This was one of those jobs that annoy me. Not the job itself, certainly not the little G22 either. It was the history behind the job that annoyed me.
A customer called to say they had a Walther G22 and the charging handle was falling off every time it was used, OK well not so bad however the history was they had gone to a fairly local shop and purchased the rifle, headed to the range and the charging handle fell off after a few shots. So back to the shop who announced it was not their problem as the gun was second hand so no warranty and by the sound of it, no interest. They dug their heels in a bit so the shop person disappeared off and came back a couple of minutes and announced it was fixed.
So they took it to the range and it fell apart again so it came to me for some care and attention.
The issues were two fold, firstly the thread on the M3 cap-head retaining the charging handle to the bolt was stripped so was never going to hold and had been loctited in place by the shop and secondly the handle should have had a shoulder that recessed into a register to prevent the weight being exclusively against the M3 screw when the charging handle was operated. This shoulder had snapped off so no amount of Loctite was ever going to hold things in place.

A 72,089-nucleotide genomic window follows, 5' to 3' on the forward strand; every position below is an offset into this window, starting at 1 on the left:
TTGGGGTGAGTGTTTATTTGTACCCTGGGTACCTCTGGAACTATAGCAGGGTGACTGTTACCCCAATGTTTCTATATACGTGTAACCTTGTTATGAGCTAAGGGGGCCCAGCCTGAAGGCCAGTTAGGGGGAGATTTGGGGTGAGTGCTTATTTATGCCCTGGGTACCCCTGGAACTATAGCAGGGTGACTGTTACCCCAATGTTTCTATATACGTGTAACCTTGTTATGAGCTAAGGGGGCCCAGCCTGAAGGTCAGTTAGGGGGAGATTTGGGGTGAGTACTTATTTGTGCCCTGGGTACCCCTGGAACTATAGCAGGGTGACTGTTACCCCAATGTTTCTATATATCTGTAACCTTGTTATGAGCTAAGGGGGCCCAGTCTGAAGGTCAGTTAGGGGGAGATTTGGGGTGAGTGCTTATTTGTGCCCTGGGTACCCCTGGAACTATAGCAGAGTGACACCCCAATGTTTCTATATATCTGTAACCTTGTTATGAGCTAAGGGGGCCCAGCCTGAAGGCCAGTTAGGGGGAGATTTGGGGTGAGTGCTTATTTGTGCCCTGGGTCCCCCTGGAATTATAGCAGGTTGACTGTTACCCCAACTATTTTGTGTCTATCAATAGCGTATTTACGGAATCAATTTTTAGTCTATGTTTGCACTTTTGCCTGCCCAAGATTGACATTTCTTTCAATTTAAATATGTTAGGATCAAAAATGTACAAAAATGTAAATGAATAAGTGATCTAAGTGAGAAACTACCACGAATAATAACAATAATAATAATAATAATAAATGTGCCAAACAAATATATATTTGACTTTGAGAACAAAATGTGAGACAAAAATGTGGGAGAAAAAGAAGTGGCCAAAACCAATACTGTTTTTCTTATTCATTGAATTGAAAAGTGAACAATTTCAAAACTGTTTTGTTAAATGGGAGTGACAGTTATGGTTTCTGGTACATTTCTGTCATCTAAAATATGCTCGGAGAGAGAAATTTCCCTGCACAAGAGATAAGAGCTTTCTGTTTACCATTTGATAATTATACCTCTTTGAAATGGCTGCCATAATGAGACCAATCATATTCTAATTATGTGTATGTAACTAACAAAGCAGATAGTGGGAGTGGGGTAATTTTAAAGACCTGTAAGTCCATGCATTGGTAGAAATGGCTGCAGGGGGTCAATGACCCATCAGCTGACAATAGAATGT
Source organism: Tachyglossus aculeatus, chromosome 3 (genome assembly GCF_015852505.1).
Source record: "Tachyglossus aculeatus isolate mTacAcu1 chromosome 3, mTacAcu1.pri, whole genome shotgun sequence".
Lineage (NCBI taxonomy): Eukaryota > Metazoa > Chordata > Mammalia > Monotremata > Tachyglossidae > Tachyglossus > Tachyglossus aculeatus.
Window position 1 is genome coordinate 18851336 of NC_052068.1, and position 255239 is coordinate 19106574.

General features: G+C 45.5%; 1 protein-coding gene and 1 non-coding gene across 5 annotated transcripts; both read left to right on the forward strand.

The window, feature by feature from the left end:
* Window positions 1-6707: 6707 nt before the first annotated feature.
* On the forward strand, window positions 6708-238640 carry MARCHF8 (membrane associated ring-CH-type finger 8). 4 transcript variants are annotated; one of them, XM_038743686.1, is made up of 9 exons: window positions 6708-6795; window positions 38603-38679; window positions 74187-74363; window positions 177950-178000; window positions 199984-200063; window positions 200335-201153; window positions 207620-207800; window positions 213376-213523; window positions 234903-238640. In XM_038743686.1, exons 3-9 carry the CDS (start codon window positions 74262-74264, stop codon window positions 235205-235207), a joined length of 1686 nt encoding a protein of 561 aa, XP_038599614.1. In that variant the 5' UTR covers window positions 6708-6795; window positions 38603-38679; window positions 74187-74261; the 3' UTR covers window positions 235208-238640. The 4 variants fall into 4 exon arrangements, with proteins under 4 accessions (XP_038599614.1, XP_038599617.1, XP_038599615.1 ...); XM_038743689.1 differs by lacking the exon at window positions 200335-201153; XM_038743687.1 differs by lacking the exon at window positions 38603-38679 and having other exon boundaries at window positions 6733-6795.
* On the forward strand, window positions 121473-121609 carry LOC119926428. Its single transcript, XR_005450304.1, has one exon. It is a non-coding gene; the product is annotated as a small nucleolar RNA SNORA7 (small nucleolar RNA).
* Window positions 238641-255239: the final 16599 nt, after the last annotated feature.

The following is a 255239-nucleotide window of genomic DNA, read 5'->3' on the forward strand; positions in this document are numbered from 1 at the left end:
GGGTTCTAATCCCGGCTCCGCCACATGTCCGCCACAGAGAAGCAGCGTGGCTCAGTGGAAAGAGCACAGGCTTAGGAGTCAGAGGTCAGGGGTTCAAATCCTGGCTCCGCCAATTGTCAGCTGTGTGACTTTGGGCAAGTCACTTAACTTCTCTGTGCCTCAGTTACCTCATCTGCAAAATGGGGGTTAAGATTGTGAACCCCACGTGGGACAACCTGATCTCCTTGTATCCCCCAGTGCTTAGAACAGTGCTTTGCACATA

First job was machine a bush to suit, I opted for 316 stainless and machined a length to 4,75mm outer diameter with a 3,0mm hole through the middle. This was cut to 5,0mm overall length. The charging handle went into a 4 jaw chuck and a hole bored to accept the new bushing with a tight fit. This was an interesting job as the hole had to be 4,80mm and the charging handle is hard, very hard in fact which explains why the shoulder had snapped off. I used a solid carbide micro boring bar once the handle was clocked into place.
Once done the bush was glued into the charging handle, I wish I had added something for scale with this picture. I used the Colchester Chipmaster for this job as it is pleasantly sized lathe and I do not have to lug 40kgs of 4 jaw chuck around if I need to use it! I always enjoy operating a manual lathe and this machine dating back to 1974 is an absolute delight to use (Unless you want to cut metric threads!)
The G22 always comes apart remarkably easily however it is full of linkages and springs and clips and really does need some attention if you intend to put it all back together.
Ah yes, I bet you are wondering why I didn’t just order a new handle from the importers? Mostly because they only imported the rifles and omitted to bring any spares in with them…
Cubic boron nitride (CBN)Inserts for a boring job.
No, boring as in holes not boring as I really cannot be bothered, in fact I know it is going to be an interesting job and I am really looking forward to it 🙂